Hover over any of these results to highlight the item inside your application:


You can also double-click the result to reveal the element in the Elements pane. Using this information in combination with the highlighting provides insight into how effective your rule is.

Dynamically rendered frameworks

Dynamically generated attributes such as classes and IDs are common in frameworks, such as React.js, EXT.js, or Ember. Pendo has created some automatic exclusions so that our Suggested Match avoids these. However, you might find that you need to modify the rule to capture all data or to get a tooltip to show every time.

Below are some examples of dynamically generated attributes:


The numbers in these examples are randomly generated on each page load, so it's important to ensure that you choose something different or wildcard (*) the match. Use :contains when you want to capture something more specific in the query string than what we would normally gather from using a wildcard (*). You can only use the :contains rule on the leaf-most (last) node. For example, the following won't work because :contains isn't a part of the last rule in the set: .rule:contains("stuff") .another-rule.

For more information, see Using CSS selectors in Feature tagging.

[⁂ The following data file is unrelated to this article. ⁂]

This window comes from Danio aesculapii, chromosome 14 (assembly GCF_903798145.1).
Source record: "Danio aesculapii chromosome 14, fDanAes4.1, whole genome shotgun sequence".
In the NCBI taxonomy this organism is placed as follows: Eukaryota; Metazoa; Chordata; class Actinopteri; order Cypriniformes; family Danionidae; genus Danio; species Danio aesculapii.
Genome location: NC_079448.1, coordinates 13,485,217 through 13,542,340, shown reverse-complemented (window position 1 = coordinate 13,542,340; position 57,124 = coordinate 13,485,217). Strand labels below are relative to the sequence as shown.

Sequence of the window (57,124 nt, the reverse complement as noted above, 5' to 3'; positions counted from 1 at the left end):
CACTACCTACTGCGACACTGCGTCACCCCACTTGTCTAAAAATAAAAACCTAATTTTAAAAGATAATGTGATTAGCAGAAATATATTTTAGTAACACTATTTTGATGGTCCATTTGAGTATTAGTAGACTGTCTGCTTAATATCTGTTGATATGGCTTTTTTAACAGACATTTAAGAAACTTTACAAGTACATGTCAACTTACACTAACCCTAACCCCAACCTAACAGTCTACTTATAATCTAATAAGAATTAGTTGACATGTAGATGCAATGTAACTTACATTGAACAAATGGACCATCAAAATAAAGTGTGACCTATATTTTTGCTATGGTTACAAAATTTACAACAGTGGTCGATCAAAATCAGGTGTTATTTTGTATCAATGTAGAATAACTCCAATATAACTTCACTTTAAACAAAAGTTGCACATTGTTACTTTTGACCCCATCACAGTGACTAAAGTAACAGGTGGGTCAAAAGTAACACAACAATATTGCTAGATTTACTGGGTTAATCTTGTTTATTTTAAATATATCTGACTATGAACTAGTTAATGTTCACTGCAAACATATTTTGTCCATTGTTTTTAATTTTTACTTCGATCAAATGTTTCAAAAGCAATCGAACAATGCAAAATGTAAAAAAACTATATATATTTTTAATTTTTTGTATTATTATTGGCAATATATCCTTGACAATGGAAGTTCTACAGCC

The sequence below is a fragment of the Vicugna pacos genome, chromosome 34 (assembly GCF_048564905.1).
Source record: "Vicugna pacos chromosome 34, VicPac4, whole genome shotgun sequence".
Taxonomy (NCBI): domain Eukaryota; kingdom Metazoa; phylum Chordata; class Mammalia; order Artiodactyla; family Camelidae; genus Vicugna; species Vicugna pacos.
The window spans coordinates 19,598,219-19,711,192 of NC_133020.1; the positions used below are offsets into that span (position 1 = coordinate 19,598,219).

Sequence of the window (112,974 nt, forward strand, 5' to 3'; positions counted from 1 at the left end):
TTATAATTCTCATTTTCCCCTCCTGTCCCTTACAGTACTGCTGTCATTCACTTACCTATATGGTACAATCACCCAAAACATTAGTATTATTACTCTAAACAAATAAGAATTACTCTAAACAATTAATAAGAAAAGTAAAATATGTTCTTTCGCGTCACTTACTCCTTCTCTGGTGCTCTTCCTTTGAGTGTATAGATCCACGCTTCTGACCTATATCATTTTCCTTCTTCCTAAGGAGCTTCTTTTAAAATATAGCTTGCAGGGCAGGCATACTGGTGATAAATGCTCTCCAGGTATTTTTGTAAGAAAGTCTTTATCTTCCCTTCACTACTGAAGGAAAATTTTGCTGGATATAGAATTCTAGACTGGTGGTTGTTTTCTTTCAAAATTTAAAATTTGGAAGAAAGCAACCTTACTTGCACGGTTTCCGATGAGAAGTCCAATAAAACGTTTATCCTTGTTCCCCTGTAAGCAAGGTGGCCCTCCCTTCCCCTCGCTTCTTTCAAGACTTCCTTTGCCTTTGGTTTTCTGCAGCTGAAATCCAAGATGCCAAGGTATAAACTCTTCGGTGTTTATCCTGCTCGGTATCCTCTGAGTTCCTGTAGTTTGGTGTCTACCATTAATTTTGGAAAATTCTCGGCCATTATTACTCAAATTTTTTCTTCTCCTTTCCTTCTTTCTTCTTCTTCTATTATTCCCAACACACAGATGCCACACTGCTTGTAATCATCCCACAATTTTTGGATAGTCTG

To modify the rule while tagging a new Feature or editing an existing Feature rule in the Visual Design Studio, find the Feature Element Matching section and select Custom CSS.


For example, if your suggested match was .nav_bar__2RnO8, you could modify your rule using ^, which means “the attribute begins with”. This is a useful option for tagging with React.js classes. To use this when modifying .nav_bar__2RnO8, you'd enter the following as the custom CSS for the Feature rule:


Tip: You should see a red box around the element to indicate that you've used the correct syntax to select the appropriate element.

In this example, class is the correct attribute because of the period (.) in the suggested match. This same syntax also works for other attributes, such as id (depicted as #) and href.

Rules Pendo supports

[attribute^=“what it begins with”]

[attribute$=“what it ends with”]

[attribute*=“what it contains”]

Note: You might want to ask your developers if you're using a custom attribute that would be a better match. Pendo doesn't capture custom attributes by default, but you can add them as the Feature rule, which makes the Suggested Match more accurate and requires less customization. For more information, see HTML attributes in data collection.

Additional resources

For more guidance on CSS selectors, see the following videos on Pendo Academy: